CHRISTIANSBURG — A Montgomery County jury took just an hour Wednesday to find Kayla Nicole Thomas guilty on all counts for sexually abusing and making child pornography of her son – a toddler who died about a week after the sexual abuse, allegedly at the hands of Thomas’ boyfriend.
The jury took only minutes more to recommend two life sentences plus 10 years for Thomas, 27. Circuit Court Judge Mike Fleenor scheduled a sentencing hearing for Sept. 23.
The verdict came after a day-long trial in Montgomery County Circuit Court, where witnesses described how in 2019, 2-year-old Steven Dale Meek II was sexually abused by Thomas at the request of her boyfriend McKenzie Kyle Hellman, also 27.
Thomas took the witness stand and admitted that she had performed sex acts with her son – and used her phone to document the abuse with five 30-second videos that she sent to Hellman, who was waiting in a bedroom at the other side of the mobile home the couple shared on Christiansburg’s Zinc Lane.
But Thomas said she abused her son because she was terrified that Hellman, who asked her to do it, would harm her, Steven, and the unborn child that she was then pregnant with.
Jurors looked dismayed as they watched Thomas’ videos Wednesday. Christiansburg police Investigator Nathan Delp testified the videos were found on Thomas’ phone.
The jury convicted Thomas of charges of inanimate object sexual penetration, forcible sodomy, making child pornography, and distributing or electronically transmitting child pornography. The convictions and sentencing recommendation for Thomas mirrored those that another jury gave Hellman in March.
Thomas testified that she and Hellman, also 27, had dated for about two years and moved into together in Christiansburg mobile home shortly before Christmas 2018. Steven was abused on Jan. 8, 2019, according to time stamps on the videos. In the weeks between the move and the abuse, Hellman had used methamphetamine, Thomas said, and his personality changed.
“He turned into this monster I did not recognize,” Thomas said.
Steven later died due to physical injuries based on another incident that occurred on Jan. 11, 2019, according to testimony at other hearings connected to case.
Hellman was found guilty in March of being an accessory before the fact to child sex abuse and child pornography charges, and to possessing child pornography for keeping on his phone an image from one of Thomas’ videos. Hellman’s jury also recommended two life sentences, plus an additional 45 years, as his punishment.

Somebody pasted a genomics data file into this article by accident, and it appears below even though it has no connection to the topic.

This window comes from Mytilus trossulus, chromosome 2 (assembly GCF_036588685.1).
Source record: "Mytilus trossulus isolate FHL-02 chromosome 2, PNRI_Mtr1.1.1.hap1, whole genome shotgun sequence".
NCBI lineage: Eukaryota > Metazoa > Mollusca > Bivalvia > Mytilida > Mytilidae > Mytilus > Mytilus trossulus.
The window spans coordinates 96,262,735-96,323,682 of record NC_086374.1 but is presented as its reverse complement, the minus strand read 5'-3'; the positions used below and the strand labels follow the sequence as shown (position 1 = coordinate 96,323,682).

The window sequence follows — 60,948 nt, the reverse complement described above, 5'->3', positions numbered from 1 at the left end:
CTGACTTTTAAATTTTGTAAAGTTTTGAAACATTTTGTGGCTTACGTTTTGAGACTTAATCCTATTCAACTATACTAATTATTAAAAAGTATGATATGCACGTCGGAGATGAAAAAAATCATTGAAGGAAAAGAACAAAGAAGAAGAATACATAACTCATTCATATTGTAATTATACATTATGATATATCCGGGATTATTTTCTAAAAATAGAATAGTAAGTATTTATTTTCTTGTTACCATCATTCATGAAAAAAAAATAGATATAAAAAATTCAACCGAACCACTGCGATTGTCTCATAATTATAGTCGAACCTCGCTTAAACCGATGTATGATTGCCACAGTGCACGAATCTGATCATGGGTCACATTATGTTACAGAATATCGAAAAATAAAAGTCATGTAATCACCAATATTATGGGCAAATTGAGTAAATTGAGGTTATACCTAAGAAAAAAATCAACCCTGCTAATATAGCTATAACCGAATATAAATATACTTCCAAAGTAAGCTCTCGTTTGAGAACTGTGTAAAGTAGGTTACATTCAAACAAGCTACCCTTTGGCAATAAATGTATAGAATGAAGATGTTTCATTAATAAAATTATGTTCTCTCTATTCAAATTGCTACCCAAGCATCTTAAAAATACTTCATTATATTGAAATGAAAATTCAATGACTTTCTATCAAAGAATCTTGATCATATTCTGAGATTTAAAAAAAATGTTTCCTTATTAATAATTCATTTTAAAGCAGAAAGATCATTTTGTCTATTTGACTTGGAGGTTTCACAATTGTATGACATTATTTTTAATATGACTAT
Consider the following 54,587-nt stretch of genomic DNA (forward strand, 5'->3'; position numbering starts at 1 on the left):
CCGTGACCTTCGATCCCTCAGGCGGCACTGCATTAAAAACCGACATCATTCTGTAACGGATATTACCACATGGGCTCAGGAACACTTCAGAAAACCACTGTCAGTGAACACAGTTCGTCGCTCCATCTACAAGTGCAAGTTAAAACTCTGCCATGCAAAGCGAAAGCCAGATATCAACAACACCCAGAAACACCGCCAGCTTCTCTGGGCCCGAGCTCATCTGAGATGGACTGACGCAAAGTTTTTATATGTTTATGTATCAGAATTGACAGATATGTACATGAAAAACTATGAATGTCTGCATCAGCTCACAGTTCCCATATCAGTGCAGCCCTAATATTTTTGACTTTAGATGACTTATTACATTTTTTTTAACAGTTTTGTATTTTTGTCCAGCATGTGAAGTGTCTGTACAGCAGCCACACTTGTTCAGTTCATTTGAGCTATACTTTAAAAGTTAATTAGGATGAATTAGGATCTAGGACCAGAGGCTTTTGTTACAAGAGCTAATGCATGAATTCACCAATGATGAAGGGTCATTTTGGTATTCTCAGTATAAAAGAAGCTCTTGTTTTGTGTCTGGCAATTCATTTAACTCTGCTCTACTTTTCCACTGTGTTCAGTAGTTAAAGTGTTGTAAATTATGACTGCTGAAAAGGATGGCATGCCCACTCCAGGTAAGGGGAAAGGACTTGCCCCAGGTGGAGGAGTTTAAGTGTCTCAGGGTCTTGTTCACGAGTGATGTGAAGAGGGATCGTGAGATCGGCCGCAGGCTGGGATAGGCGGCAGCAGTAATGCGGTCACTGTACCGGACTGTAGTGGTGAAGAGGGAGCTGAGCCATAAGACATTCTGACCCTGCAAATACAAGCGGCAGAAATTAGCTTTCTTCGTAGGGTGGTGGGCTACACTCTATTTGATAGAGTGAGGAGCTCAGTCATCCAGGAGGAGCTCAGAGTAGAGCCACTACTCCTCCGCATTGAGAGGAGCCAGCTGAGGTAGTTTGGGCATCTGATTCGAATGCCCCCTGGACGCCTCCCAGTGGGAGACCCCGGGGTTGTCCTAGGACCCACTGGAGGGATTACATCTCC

Hellman is scheduled for sentencing on June 29. He still faces charges of second-degree murder and child abuse for Steven’s death and has another jury trial scheduled to begin Aug. 10.
Thomas testified Wednesday that Hellman became enraged at her after a pregnancy checkup and accused her of having sex with her doctor. To make up for it, Hellman wanted her to abuse Steven, Thomas testified.
Hellman was not related to Steven. Thomas shared custody of the boy with his biological father.
In a message, Hellman wrote that he wanted Thomas to carry out the three specific sex acts with her son, and that if Thomas would send him videos, “I should be able to touch you again.”
At Hellman’s trial in March, prosecutors played a recorded interrogation in which Hellman told police that he wanted to explore his sexuality and wondered if it would arouse him to see someone having sex with a child.
Thomas said Wednesday that she did not want to abuse her son and told Hellman that she would instead do other things that he wanted, such as doing drugs with him or having a sexual threesome with him and his ex-wife. To try to appease Hellman, Thomas said, she asked for and received nude photos of a female friend and gave them to him.
But on the morning after Hellman sent an electronic message asking Thomas to abuse Steven, she did so. “I finally, I guess, caved,” Thomas said.
Afterward, Thomas said, she “felt disgusted with myself.”
On cross-examination, Thomas said that at the time she abused Steven, fear kept her from leaving the relationship with Hellman.
But Thomas also admitted she still writes love letters to Hellman, who also is in jail, including letters she sent as recently as May 18 and May 23 of this year.
Defense attorney Andrew Harman said jurors had to consider “why she did what she did” and argued that Thomas should be found not guilty because she felt forced to abuse her son.
Assistant Commonwealth’s Attorney Sam Norman noted that there were no other witnesses or evidence to support what Thomas said about being afraid and told jurors that she was trying to distract them. Even in the moment before Thomas abused Steven, Norman said, she had options.
“She was alone in a room with her son. She very easily could have picked up her phone and left,” Norman said, adding that there were neighbors living very close to the couple’s home on Zinc Lane.
Steven lived about five days after the sexual abuse.
On Jan. 11, 2019, Hellman made a 911 call saying the boy had been injured in a fall. Police and emergency workers restarted Steven’s heart and he was taken to Carilion Roanoke Memorial Hospital. He died there two days later.